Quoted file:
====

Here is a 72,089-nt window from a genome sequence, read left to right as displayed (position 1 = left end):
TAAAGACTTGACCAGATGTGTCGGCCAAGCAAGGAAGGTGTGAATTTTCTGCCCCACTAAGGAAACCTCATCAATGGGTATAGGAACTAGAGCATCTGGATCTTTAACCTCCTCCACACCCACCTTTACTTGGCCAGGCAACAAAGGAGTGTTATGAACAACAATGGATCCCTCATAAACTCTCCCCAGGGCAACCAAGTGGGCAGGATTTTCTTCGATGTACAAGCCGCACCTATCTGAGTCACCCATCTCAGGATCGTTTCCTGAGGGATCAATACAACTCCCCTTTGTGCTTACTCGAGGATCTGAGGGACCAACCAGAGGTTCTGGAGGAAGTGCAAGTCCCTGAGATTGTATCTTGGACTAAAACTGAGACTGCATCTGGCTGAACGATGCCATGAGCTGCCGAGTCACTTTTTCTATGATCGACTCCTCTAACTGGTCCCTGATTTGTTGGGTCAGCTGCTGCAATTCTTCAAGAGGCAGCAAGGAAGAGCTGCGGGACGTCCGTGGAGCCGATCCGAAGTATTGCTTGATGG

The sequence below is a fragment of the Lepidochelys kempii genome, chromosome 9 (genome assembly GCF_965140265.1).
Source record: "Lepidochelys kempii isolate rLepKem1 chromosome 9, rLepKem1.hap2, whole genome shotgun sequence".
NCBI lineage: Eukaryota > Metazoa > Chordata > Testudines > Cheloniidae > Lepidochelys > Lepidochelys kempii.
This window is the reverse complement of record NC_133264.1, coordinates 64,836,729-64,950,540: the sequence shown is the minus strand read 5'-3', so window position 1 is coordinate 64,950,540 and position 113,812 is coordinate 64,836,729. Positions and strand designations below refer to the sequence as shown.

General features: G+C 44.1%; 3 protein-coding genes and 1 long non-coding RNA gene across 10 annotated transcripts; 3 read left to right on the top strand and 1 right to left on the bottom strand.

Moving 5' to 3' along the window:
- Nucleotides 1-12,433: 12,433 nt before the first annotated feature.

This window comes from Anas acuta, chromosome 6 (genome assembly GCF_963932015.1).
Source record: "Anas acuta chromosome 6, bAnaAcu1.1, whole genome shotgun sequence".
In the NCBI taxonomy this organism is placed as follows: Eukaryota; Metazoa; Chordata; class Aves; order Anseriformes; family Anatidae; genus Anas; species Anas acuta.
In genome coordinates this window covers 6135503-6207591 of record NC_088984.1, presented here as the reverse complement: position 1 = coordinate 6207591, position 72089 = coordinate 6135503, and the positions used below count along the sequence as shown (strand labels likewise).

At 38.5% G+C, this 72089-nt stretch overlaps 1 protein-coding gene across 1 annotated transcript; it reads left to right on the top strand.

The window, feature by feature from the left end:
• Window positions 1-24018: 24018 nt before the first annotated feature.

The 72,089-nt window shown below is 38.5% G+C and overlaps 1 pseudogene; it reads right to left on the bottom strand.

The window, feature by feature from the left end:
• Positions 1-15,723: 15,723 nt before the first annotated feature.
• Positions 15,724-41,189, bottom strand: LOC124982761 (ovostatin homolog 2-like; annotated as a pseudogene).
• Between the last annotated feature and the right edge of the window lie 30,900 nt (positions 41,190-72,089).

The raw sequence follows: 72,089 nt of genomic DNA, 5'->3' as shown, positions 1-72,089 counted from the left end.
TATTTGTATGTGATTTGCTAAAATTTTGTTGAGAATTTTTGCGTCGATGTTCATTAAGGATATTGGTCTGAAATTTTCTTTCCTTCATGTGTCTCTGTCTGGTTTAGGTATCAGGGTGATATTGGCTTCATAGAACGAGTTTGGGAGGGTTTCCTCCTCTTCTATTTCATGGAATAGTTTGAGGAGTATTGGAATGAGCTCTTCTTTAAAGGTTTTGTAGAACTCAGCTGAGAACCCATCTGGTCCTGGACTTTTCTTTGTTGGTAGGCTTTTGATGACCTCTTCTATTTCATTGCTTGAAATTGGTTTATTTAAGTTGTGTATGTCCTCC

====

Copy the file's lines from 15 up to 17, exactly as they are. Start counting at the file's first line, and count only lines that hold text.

The window, feature by feature from the left end:
• Window positions 1-24018: 24018 nt before the first annotated feature.

The 72,089-nt window shown below is 38.5% G+C and overlaps 1 pseudogene; it reads right to left on the bottom strand.